There IS a link between women’s periods and the moon after all, study finds

The lunar calendar has long been associated with women’s menstrual cycles, but a new study has officially revealed the two are intrinsically linked.

Researchers from France and the US analyzed menstrual cycle data from 3,296 European women and 721 North American women, and looked to see if the dates fell on specific lunar cycles.

The team found that women in North America would more often begin their period when there was a full moon and Europeans during a waxing crescent.

Researchers believe the syncing may stem from their new findings that mensuration is governed by a woman’s internal clock, which can be impacted by the lunar cycle.

Researchers have found that the moon plays a role in women’s menstrual cycles because it controls the body’s circadian rhythms which tells the woman’s body that it’s time for their cycle to begin 

The clock controls our body’s daily (or ‘circadian’) rhythm in a 24-hour cycle, which is responsible for waking our bodies up in the morning and ensuring they get a good night’s rest. 

However, it has also been noted that our internal clocks can be impacted by the lunar cycle that can cause people to lose sleep – and a disruption of circadian rhythms is associated with disturbances in menstrual function.

This changes how our internal clock is calibrated, so ‘if the cycle lengthens, for any reason, this clock-based process adapts to quickly shorten it,’ neuroscientist Claude Gronfier, from The University of Lyon in France, told BBC Science Focus.

The researchers found that when this happens, it creates something called ‘phase jumps,’ when the biological clock becomes out of sync because of the waxing moon and tries to self-correct by moving forward to the body’s next stable state.

A phase jump is also known as ‘relative coordination’ which occurs in circadian clocks such as the fatigued and out-of-sync feeling you get when you travel across time zones.

Researchers looked at menstrual cycle data from the more than 7,000 women across two continents.

Researchers believe the syncing may stem from the fact that mensuration is governed by a woman's internal clock, which can be impacted by the lunar cycle

Researchers believe the syncing may stem from the fact that mensuration is governed by a woman’s internal clock, which can be impacted by the lunar cycle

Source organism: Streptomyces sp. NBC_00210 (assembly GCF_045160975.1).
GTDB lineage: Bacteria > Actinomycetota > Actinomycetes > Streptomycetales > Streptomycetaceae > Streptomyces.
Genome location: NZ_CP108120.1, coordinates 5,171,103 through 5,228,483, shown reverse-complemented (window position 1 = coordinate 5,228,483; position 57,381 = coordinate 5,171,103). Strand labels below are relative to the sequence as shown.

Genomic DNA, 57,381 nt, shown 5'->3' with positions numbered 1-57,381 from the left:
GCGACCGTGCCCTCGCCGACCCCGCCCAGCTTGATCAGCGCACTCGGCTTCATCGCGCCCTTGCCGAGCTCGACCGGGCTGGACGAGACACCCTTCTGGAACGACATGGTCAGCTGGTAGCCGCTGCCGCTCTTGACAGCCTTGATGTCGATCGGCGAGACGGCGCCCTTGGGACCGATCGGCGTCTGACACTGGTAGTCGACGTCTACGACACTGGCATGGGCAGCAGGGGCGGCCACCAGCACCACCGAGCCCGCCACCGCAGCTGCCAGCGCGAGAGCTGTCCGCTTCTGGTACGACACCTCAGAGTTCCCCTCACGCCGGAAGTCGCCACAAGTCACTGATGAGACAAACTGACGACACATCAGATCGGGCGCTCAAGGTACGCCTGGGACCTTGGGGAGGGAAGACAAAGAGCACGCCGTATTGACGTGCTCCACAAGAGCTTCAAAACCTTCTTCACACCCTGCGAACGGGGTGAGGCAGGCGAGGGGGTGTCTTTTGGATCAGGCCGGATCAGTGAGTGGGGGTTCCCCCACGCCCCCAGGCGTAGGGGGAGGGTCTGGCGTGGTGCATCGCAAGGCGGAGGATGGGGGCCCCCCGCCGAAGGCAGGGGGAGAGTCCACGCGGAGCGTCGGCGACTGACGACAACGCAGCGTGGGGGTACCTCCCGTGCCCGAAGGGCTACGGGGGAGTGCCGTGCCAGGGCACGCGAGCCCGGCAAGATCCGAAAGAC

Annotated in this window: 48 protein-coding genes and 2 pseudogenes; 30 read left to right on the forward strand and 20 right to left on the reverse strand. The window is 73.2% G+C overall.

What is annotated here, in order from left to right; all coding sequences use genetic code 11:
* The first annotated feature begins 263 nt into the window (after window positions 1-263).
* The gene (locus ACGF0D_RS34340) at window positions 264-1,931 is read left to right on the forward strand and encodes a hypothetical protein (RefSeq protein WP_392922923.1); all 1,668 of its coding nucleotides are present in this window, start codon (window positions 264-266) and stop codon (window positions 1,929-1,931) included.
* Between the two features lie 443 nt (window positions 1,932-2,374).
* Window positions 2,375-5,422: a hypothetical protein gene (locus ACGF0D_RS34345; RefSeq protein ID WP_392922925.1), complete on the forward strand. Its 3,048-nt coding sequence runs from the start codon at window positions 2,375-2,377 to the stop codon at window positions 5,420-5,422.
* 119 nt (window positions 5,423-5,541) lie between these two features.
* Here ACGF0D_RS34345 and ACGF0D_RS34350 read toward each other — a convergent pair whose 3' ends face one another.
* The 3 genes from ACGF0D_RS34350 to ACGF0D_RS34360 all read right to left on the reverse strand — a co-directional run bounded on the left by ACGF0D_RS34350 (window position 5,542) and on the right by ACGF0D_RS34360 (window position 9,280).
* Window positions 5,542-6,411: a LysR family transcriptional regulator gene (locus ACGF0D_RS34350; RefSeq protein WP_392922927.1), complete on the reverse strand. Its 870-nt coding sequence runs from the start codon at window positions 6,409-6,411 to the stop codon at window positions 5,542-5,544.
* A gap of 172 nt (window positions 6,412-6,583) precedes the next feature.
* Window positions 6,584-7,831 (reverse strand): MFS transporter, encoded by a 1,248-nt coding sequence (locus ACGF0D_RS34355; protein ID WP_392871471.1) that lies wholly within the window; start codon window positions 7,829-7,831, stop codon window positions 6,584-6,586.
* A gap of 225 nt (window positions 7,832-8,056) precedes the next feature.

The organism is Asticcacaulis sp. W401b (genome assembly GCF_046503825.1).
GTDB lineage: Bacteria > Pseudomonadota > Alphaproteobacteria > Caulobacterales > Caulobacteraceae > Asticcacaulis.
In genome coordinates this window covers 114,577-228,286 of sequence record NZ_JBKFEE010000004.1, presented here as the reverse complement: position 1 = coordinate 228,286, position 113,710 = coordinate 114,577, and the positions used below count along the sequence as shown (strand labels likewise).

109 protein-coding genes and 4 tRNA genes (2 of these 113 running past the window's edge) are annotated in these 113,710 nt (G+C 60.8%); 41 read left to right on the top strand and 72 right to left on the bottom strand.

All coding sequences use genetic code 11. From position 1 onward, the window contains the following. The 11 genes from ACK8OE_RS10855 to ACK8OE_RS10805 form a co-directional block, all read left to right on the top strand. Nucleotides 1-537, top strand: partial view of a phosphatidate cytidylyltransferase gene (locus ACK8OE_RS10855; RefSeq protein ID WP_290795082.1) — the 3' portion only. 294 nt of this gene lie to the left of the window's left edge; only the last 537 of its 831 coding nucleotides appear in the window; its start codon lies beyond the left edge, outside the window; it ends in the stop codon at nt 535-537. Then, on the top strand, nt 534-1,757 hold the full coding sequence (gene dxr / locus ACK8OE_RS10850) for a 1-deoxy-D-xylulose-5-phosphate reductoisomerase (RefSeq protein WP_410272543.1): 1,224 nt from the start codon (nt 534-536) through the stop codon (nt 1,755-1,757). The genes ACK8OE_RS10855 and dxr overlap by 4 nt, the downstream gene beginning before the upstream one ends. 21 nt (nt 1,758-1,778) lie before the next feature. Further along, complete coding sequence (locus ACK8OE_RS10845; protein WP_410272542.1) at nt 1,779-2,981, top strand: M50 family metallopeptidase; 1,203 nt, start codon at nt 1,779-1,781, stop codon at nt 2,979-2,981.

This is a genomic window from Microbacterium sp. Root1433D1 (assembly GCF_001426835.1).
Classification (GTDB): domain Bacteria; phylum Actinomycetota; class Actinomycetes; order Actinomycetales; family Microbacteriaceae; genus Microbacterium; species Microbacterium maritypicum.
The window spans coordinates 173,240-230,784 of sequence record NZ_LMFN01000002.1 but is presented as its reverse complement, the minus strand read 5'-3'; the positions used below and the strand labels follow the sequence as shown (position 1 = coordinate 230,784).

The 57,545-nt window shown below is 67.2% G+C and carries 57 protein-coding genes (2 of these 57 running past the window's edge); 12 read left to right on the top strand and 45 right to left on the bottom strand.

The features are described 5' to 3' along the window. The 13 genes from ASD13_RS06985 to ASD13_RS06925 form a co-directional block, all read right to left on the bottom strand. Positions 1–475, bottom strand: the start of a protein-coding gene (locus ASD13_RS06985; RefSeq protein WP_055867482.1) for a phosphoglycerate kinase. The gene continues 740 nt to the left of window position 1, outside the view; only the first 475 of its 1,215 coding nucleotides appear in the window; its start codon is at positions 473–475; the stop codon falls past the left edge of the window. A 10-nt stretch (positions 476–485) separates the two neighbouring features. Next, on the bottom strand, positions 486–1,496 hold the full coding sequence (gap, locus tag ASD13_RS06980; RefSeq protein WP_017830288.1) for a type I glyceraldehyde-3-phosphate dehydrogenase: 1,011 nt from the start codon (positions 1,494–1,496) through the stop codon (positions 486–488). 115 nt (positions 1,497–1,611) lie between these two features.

In some species, mensuration can occur twice a per lunar cycle when the rides are the strongest,  when the sun, Earth, and moon are aligned, during the new moon or the full moon.

The team noted that prior research has showed that the menstrual cycles of women with a period of more than 27 days were intermittently synchronized with the lunar cycle.

‘Our work confirms and further extends both the oscillatory nature of the menstrual cycle and the possibly of synchronization at different phases in two larger datasets,’ the shared in the study.  

They may have developed internal clock with a period close to that of the lunar cycle at the time when they were confronted with the tides.

‘Then, during the millions of years of hominid evolution, this rhythm may have been active, possibly associated with the lunar night-light cycle,’ the study reads.

‘This may have allowed a relative synchronization of the cycles of women living together.’

‘There is a lot of work ahead of us, and we hope that our colleagues embark with us on what could be a future area of circadian medicine,’ Gronfier told BBC.

‘If the existence of an internal clock that controls the menstrual cycle is confirmed in further studies, then the medical treatment of ovulation disorders could use the chronobiological approaches that have proven successful in the treatment of cancer, sleep and circadian disorders, and depression,’ the study said.

The perceived link between lunar and menstrual cycles has continued through the ages, dating back to ancient Greek culture where the word ‘menstruation’ is derived from the Latin and Greek word for moon – mene.

Physicians in ancient Greece believed women were more mentally and spiritually powerful during their menstrual period because it typically occurred during the full moon.

Likewise, in indigenous cultures, the period is known as ‘moon time,’ where women still rest at home and reflect on their experiences.

‘Women have great power during their moons,’ Patty Smith of the Leech Lake Band of Minnesota Ojibwe told Rewire News Group in 2019.

‘As they bleed, they are sloughing off the accumulated experience and stress of being a woman.

‘Some of those experiences are painful or may contain negative energy, so we want to be careful that we don’t interrupt that process,’ Smith continued.